about this project

this project was started in January 2010 and was intended just for the one time showing at the conference Textures (June, Riga, Latvia, 2010). Since I received requests from other people who would like to participate, I decided to create a new place for it and let it continue... Anybody is welcome to add a new story in fiber one, two, three dimensional, not too big in a size (between 20x20x20 and 50x50x50 cm). The written story about the piece is optional but will be appreciated to the level you wish to share it. Every submission will be documented on this blog.

Tuesday, July 6, 2010

Inga Hamilton (June 2, 2010)

The Collapse of Infinite Joy
A sculpture by Inga Hamilton aka rockpool candy

Back Story:
I am lucky enough to experience boundless amounts of true, deep and enduring love every day.
But I had never experienced unconditional love before I met Grand Duke Eduardo Bonzo Doo Dah Frogmorten the Brave. (You can call him Eddie for short.)
A rescue dog, Eddie stole our hearts the moment we saw him. He’s quick, intelligent, funny, cheeky, energetic, affectionate, beautiful, and the sort of dog that could sniff mischief at 100 paces.

I have an auto-immune condition, angio-oedema, that makes me acutely allergic to varied items on the planet. Cats trigger it, but we were unsure of dogs. We spent weeks visiting Eddie in his rescue pound to acclimatise me. The decision to adopt Eddie was a long, drawn-out process of checks on my health. But I seemed fine.

We were so nervous bringing the little guy home. Would he like living with us? Could we offer enough love to undo his previous mistreatment?  Could we make him happy?
What we didn’t realise was how much we needed him. There is nothing like being greeted by another sentient being that is so happy to see you, he nearly wags his backside off!

But by day two, of Eddie living with us, I noticed that I was beginning to drop things.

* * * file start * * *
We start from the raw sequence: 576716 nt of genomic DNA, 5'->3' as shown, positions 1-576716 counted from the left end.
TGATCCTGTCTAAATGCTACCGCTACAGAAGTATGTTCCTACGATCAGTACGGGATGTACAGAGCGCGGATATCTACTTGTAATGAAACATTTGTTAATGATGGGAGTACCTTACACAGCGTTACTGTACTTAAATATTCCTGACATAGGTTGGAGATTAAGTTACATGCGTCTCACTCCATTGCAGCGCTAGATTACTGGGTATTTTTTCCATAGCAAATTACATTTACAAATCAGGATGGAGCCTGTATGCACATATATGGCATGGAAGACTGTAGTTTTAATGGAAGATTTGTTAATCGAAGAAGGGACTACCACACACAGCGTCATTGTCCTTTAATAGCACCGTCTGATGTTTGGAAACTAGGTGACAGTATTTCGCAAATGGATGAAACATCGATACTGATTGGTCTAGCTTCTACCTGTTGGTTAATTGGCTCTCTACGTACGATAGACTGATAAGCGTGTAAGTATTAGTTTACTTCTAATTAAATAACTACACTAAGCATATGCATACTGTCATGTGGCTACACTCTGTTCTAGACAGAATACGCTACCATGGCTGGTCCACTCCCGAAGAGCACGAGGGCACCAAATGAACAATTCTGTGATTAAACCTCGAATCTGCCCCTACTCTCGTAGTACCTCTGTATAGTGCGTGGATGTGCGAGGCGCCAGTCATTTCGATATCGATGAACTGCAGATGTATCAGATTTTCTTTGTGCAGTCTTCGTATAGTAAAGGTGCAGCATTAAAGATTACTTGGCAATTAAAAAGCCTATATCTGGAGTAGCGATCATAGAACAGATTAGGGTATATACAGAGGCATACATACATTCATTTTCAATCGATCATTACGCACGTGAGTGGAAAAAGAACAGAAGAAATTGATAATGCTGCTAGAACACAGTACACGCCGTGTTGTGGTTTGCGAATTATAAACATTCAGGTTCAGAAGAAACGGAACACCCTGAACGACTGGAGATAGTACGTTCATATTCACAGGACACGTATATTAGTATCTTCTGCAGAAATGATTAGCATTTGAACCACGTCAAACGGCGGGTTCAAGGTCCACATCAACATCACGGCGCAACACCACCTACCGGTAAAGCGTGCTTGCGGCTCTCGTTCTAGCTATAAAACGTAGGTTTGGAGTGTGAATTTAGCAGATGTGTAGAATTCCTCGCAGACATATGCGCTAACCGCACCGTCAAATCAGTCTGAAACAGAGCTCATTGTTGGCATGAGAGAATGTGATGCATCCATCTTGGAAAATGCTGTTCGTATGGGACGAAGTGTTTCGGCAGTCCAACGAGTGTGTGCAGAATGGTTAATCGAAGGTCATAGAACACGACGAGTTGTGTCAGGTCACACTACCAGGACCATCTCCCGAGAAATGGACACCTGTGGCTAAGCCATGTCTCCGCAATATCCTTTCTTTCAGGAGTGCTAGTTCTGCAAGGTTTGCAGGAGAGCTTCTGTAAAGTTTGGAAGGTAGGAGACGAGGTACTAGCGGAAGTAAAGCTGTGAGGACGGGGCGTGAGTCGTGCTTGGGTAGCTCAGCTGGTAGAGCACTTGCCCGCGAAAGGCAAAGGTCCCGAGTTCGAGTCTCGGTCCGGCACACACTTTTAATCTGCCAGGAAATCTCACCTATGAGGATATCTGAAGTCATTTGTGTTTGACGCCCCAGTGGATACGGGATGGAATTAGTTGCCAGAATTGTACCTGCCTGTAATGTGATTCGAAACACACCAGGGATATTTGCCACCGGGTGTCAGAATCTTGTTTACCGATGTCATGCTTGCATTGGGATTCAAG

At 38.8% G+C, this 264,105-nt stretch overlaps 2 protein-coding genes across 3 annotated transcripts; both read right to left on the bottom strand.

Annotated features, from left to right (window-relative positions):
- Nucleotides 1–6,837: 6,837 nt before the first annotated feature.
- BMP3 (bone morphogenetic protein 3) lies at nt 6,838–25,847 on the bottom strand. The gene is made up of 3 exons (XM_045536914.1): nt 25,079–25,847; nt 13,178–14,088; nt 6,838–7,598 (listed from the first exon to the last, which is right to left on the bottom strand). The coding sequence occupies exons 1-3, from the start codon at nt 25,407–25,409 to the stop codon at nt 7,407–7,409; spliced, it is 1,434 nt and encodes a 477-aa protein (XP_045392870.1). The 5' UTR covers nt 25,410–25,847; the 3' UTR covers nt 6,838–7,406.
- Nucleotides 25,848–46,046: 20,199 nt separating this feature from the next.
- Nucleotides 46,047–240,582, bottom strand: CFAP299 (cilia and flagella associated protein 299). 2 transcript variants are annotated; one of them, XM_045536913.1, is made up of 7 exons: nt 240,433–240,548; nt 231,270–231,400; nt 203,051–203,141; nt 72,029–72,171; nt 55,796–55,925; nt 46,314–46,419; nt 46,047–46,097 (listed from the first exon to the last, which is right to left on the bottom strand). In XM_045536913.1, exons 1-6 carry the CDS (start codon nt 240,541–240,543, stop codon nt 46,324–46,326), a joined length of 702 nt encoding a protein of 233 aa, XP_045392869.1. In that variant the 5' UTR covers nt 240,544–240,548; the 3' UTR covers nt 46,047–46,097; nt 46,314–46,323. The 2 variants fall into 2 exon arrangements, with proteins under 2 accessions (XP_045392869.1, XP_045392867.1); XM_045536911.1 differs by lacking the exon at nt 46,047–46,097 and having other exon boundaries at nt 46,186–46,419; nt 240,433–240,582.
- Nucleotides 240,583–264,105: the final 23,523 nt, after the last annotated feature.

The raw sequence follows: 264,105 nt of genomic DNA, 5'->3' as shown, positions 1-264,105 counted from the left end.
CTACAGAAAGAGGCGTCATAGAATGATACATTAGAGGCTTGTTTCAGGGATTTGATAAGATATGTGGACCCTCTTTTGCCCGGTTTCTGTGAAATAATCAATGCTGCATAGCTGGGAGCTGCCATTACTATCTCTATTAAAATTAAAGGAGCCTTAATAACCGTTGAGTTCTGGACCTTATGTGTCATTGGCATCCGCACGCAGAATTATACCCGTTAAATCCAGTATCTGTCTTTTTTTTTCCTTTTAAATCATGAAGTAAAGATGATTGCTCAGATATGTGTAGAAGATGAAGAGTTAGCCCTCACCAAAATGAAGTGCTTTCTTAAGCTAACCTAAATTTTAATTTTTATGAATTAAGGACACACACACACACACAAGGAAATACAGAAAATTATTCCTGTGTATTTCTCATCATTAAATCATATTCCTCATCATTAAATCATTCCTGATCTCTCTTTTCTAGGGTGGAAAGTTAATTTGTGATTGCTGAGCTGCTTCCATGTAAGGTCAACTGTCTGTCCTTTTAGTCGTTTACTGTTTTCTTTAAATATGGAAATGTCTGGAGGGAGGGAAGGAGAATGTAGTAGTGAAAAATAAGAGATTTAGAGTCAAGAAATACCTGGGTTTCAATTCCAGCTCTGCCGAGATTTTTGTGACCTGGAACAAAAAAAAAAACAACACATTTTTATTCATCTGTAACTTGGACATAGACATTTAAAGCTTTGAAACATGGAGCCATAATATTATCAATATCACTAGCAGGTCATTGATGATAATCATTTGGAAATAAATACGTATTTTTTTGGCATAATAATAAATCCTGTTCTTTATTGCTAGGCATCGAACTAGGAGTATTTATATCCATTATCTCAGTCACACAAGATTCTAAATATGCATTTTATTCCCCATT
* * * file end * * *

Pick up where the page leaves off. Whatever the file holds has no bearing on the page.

By day three, serious fatigue was setting in.
Day four brought memory problems.
Day five; numbness in my right-hand side.
Day six; balance problems.
And within the week, I’d begun to lose the sight in my right eye. My angio-oedema causes the plasma to leak from my veins, in this case pooling in my skull behind my eye and pressing on my optic nerve. I was having trouble walking and the right side of my face was palsied. I was allergic to the protein in Eddie’s saliva.
Against my judgement, my husband chose me over the dog. Eddie went back to the rescue home amid floods of tears from us both. A depressed cloud fell on our house for weeks. Tears flowed freely. Hearts broke and broke again. I grieved as much for Eddie as I did my father.  My husband wept like a child lost.

The sculpture:
 ‘The collapse of Infinite Joy’ is crocheted from yarn that I dyed and spun in all the colours of little Eddie; deep tan, soft white, shiny black and a little pink dot here and there! It’s plied with a silky white commercial mohair – a yarn that I’m allergic to.

Beginning as a tightly-bound infinite loop the same size as Eddie curled up in my arms, it begins to drop down, winding itself smaller and smaller, as the fear of giving Eddie up wound tighter and tighter in my gut. The stitches get larger and larger as I had to spend more and more time away from him, locked in another room.
Finally, the piece unravels and is wrenched apart. The bottom threads are always wet.
Our hearts will always relish the enormous amount of love Eddie gave us in just the tiny amount of time we knew him.

And Eddie? He was adopted the very next day, by a little old lady who fell in love with him at first sight. She goes walking in the hills of Northern Ireland every day with Eddie by her side, where there are more than enough rabbit holes to keep the little bleeder ecstatically happy.

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